I recently had the opportunity to lead an educational session at the ISC West Conference. The session “Leading Conflict: Using Conflict to Foster Leadership” was packed and surprisingly included a very broad group of attendees, from integrators to suppliers to end users.
Organizational conflict is emerging as a key workplace issue among the executives that I consult with. They tell me that there is a lack of self-control and/or skills to deal with conflict. Conflict is an unwelcome disruption, and in a team or department it can quickly spread, causing damaged relationships, lower productivity, lower morale and even business failure.
It is common for organizations to view conflict as a disagreement between two or more parties, as a source of emotion, frustration, and negativity. Much of the time, we see conflict as something that is so harmful it should be avoided at all costs. Despite these views of conflict, some disagreements within an organization can be an opportunity for creative thinking, problem-solving, learning and growth.
The panelists took turns describing different textbook types of conflict, such as personality conflict, behavioral conflict, situational conflict, organizational conflict and communication conflict.
My claim is that with conflict comes opportunity. The fact is that all organizations encounter conflict; however, perceptive leaders will use conflict to propel an organization rather than disrupt it. The leader’s role when addressing conflict is to understand why people disagree, have a process to resolve the conflict, and know when to intercede.
One of the panelists added that for an organization to evolve and move forward, its leaders must work together. The bigger the hurdle or goal, the higher the stakes are. Unfortunately, the higher the stakes, the greater the chances that conflict will arise.
Panelists mentioned that most causes of workforce conflict are due to different cultures, contrasting values, opinions and beliefs, lack of sensitivity to age, gender, education and ability. One panelist was quick to identify poor communication skills, fast-changing workplaces, limits on resources and hierarchal workplace and pursuit of power.
Research shows that in most cases, 80 percent of the conflict is unwarranted conflict. In unwarranted conflict, team members agree with the stated goal, but they disagree about how to accomplish the stated goal. People may have very different ideas about how to achieve a goal, and the conflict focus should be on how to get there rather than on personality battles. This is where leaders need to focus on fostering a culture of trust that allows team members to collaborate and solve problems together.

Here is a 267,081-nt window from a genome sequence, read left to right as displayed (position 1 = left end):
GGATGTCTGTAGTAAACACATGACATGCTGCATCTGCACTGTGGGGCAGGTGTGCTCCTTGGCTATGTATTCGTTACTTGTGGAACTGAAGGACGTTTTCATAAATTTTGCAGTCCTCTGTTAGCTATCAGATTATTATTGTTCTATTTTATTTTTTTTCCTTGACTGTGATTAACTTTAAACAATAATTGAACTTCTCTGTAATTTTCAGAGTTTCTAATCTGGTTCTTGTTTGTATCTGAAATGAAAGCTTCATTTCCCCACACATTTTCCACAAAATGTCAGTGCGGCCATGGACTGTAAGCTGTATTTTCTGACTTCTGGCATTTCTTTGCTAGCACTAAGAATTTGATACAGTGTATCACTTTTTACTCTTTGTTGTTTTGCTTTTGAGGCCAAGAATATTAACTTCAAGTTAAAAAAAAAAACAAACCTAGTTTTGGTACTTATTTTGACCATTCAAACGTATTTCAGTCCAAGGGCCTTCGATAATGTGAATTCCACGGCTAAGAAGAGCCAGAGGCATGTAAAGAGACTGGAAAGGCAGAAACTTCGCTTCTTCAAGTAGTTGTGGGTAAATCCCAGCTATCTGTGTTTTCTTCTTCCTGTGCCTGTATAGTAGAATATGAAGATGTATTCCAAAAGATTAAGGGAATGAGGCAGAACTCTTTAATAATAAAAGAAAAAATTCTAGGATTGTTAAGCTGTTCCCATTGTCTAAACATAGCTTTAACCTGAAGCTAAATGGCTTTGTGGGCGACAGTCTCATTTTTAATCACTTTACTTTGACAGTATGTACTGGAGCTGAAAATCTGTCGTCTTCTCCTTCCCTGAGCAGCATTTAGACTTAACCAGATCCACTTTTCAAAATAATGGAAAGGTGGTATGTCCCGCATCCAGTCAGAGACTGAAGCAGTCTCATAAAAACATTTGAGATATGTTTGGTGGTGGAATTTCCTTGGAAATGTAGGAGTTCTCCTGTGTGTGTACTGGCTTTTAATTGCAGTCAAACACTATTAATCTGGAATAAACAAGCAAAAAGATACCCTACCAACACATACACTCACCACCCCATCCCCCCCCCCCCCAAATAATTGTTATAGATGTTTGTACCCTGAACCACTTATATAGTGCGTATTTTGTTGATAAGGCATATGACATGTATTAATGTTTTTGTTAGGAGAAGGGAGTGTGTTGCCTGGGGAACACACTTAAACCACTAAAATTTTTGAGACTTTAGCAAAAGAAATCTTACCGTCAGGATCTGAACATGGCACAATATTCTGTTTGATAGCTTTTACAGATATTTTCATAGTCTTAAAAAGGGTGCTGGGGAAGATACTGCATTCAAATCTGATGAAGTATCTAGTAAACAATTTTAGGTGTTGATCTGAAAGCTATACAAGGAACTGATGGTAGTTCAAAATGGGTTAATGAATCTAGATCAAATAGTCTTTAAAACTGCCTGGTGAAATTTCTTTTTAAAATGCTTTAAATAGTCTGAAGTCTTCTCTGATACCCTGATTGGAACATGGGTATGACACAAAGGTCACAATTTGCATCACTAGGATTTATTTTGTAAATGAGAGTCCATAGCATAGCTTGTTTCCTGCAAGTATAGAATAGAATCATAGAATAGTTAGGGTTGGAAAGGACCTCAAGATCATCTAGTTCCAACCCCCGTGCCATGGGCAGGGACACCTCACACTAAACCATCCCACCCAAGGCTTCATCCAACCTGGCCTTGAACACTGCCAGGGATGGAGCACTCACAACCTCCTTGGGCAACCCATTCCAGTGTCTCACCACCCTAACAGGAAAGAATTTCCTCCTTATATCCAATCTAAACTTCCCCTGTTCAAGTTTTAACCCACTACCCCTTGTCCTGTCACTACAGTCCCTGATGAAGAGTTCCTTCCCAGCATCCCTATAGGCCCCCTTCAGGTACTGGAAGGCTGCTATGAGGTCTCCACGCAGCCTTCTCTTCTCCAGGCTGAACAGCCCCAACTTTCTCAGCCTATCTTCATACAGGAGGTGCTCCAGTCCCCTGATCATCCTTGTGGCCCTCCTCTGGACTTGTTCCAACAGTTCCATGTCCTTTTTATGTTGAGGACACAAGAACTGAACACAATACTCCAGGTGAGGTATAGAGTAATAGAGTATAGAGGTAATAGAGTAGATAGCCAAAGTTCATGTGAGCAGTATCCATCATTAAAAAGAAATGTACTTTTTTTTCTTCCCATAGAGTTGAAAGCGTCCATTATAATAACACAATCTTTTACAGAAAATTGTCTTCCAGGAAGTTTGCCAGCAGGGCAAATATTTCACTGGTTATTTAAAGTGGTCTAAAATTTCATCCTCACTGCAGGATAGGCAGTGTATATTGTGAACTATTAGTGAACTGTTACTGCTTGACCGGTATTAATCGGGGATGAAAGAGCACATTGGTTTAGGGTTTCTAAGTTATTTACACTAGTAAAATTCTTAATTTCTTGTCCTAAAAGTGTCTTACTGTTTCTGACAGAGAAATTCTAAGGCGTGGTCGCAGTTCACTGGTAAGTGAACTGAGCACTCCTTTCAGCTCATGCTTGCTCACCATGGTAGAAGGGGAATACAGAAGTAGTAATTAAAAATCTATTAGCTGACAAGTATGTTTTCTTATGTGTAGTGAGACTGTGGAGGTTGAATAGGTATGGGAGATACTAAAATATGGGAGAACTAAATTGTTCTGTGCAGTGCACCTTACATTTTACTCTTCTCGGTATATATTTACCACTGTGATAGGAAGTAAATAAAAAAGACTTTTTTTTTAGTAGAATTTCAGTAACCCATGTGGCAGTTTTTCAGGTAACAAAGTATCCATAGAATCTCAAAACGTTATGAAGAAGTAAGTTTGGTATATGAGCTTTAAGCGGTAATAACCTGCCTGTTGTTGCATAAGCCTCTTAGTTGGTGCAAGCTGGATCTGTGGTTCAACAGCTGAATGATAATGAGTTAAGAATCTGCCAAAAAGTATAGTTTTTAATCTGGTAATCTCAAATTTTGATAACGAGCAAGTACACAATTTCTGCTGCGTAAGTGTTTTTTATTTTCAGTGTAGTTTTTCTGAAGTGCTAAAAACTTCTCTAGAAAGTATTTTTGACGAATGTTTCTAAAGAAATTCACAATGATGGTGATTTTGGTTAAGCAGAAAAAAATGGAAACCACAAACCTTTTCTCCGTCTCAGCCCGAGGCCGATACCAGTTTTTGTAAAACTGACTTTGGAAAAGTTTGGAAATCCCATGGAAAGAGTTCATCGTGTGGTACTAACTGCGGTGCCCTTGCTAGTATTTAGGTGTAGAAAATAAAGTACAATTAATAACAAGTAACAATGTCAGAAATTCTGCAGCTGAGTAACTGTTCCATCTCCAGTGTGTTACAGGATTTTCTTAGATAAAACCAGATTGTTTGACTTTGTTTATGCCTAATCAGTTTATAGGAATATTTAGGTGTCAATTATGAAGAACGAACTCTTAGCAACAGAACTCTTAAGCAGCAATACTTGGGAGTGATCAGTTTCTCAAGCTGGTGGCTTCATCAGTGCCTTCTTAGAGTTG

Panelists talked about some of the struggles they have had trying to balance teamwork with championing their own ideas and elaborated on the five conflict strategies (avoiding, collaborating, competing, accommodating and compromising) and how to identify and address conflict as a leader.
As a rule, collaboration is the way to deal with important issues, although forcing can sometimes be appropriate if time is an issue. For moderately important issues, compromising can lead to quick solutions but it doesn’t satisfy either side, nor does it foster innovation. Accommodating is the best approach for unimportant issues as it leads to quick resolution without straining the relationship. Competition operates a zero sum game, in which one side wins and the others lose. But competition used outside the organization to promote a competitive spirit to out perform a competitor or create a new product can be beneficial. The avoidance conflict strategy seeks to put off conflict altogether. In some circumstances, avoiding can serve as a good conflict management strategy, such as after the dismissal of a popular but disruptive employee.
I hope you can share with me your thoughts on how to create success through conflict when we meet.
Connect with me on LinkedIn, by email at email@example.com, or visit one of my sessions at: Channel Partners, TSA National Conference, CompTIA’s Channel Con, CP Cloud Evolution, or NSCA’s Pivot to Profit, and I would be happy to share more experiences.